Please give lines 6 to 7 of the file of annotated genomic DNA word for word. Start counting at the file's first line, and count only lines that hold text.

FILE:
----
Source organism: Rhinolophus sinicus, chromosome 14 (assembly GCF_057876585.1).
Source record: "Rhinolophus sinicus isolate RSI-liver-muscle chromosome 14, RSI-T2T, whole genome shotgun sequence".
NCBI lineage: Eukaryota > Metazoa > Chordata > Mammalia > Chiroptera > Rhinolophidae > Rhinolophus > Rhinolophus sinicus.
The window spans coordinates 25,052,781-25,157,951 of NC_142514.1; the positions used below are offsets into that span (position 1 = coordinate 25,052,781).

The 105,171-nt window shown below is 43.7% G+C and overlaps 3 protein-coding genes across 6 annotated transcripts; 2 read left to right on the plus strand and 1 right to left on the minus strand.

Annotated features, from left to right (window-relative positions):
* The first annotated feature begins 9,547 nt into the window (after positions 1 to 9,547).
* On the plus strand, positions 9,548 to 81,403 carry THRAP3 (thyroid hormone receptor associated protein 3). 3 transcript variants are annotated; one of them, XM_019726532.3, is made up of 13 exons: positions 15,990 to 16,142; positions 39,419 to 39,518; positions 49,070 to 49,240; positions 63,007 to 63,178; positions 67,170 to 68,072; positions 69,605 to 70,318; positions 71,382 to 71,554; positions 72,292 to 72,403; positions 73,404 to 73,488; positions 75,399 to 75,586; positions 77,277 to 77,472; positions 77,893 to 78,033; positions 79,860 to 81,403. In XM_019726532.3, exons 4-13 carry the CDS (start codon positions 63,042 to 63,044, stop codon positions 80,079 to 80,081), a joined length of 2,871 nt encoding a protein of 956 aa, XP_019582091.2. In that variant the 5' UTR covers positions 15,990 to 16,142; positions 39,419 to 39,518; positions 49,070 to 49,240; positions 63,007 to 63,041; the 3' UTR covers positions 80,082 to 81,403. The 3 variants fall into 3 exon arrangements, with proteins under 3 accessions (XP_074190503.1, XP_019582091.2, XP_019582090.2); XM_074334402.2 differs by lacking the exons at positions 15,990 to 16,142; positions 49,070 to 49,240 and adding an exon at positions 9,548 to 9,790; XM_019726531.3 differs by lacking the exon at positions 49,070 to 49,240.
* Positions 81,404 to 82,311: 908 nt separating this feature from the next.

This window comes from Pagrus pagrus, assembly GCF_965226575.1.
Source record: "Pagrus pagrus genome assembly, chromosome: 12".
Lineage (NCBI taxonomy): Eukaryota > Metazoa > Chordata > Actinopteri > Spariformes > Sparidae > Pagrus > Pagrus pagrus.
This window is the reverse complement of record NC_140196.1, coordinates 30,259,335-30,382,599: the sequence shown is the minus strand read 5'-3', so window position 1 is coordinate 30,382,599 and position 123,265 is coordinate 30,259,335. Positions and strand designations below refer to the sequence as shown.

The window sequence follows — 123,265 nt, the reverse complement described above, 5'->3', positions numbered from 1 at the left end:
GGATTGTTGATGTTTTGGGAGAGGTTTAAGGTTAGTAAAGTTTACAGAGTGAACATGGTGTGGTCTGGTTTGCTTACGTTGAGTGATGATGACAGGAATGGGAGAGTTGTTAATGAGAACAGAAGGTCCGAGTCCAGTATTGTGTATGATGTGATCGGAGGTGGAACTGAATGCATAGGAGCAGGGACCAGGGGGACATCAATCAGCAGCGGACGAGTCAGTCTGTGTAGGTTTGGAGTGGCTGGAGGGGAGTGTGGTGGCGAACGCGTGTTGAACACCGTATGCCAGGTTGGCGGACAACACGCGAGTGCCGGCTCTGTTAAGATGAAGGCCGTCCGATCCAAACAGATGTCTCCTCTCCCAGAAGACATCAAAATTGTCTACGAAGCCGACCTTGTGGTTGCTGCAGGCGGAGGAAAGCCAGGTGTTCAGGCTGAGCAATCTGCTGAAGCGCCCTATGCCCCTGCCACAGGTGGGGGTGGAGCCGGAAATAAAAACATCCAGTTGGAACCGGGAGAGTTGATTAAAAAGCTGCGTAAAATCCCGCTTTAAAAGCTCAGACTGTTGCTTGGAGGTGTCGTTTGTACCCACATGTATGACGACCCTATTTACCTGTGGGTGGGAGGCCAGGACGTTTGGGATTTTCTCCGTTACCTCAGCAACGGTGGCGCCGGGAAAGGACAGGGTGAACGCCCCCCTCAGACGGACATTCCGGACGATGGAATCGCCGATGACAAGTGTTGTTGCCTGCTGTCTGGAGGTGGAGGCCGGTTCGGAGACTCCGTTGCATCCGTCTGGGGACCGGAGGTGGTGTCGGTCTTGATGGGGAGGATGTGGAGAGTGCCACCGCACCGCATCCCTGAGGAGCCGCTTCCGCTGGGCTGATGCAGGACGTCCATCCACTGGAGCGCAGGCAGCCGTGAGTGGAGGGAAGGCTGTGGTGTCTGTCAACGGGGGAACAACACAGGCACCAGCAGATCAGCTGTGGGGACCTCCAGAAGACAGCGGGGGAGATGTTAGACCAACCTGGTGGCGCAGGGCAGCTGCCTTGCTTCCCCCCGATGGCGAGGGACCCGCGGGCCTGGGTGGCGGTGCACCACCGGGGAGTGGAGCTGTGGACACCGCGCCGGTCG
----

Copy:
Annotated features, from left to right (window-relative positions):
* The first annotated feature begins 9,547 nt into the window (after positions 1 to 9,547).